Educational institutions account for approximately 11 percent of energy consumption by U.S. buildings and 4 percent of the nation's carbon emissions. But while the potential for solar panels on homes and businesses has been widely studied, previous research has largely skipped over school buildings.

The new estimates are based on data for 132,592 schools, including more than 99,700 public and 25,700 private K-12 schools, as well as nearly 7,100 colleges and universities. The researchers began by estimating the rooftop area available for solar panels at each institution, the hourly electricity output given the amount of sunshine at the site and the hourly electricity demand of each institution.

Not surprisingly, the study finds three large, sunny states - Texas, California and Florida - have the greatest potential for generating electricity from solar panels on school rooftops, with nearly 90 percent of institutions having at least some roof space suitable for installations. Meanwhile, residents in midwestern states including Wisconsin and Ohio stand to see the biggest reductions in key air pollutants - and costs associated with addressing related health effects - if schools switch from the grid to solar power.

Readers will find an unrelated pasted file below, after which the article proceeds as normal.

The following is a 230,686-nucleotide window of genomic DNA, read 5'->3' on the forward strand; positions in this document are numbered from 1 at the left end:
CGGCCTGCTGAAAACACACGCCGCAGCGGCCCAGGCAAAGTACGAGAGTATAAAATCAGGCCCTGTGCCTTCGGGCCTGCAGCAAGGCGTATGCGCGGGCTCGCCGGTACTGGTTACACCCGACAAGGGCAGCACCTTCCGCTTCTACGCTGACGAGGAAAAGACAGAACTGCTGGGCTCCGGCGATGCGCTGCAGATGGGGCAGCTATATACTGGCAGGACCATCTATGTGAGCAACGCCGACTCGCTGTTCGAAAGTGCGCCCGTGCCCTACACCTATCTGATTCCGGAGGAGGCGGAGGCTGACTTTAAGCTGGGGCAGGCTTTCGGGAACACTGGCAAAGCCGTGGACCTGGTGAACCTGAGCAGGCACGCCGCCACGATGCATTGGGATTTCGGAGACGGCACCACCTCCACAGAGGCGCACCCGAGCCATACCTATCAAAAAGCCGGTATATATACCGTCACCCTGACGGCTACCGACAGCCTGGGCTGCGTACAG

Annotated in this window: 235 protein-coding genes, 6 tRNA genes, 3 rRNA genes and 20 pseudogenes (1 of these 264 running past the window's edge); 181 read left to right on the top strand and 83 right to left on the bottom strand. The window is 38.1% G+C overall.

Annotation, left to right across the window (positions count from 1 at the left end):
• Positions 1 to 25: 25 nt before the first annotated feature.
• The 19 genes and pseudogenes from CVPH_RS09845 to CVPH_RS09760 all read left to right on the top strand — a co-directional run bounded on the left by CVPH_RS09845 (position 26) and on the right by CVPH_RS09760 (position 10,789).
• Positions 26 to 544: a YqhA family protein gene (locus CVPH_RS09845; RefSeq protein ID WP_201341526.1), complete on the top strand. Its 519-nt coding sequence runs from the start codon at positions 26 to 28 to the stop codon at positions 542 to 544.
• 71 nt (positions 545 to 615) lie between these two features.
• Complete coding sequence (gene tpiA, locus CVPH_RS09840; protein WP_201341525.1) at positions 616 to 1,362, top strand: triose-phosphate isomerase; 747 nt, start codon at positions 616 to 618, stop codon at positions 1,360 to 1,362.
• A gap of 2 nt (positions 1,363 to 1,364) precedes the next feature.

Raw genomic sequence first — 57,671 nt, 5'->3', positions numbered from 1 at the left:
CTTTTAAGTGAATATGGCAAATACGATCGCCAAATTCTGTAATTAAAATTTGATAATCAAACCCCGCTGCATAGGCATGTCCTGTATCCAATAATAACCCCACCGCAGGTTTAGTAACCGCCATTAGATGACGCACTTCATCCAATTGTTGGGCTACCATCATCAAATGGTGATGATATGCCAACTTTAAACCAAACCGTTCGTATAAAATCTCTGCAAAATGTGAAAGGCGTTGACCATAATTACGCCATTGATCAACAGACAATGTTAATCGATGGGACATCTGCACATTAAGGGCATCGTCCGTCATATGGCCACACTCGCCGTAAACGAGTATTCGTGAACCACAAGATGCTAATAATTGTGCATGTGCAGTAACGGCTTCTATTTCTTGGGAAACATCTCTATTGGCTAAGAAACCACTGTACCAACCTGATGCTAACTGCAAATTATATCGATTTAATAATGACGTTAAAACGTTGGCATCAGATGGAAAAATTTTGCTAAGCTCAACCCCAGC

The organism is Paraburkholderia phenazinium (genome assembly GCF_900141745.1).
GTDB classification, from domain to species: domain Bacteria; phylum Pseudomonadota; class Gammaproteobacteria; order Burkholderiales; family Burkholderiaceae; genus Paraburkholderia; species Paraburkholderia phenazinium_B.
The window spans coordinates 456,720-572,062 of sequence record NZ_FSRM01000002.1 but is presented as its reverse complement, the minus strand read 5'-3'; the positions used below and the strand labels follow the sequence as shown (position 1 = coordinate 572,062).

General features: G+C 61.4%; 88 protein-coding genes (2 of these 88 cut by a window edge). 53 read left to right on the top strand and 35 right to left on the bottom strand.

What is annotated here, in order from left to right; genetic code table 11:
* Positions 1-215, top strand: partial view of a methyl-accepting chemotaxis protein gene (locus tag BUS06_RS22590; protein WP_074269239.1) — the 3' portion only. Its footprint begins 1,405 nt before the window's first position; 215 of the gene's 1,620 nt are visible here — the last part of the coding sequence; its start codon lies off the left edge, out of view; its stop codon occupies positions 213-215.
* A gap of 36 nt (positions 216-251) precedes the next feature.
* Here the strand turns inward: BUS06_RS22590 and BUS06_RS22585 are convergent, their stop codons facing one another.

Beyond measurable effects on air pollution and electricity bills, solar installations can also provide new learning opportunities for students. Some schools are already using data from their on-site solar energy systems to help students grapple with fractions, for example, or see firsthand how shifting panel angles can affect power production. "It takes this abstract idea of renewables as something that can reduce greenhouse gas emissions and brings it home," Wong-Parodi said.

Big savings

According to the study, it's not economically viable for educational institutions to purchase rooftop solar systems outright in any state. Rather, the projects can make financial sense for schools if they contract a company to install, own and operate the system and sell electricity to the school at a set rate.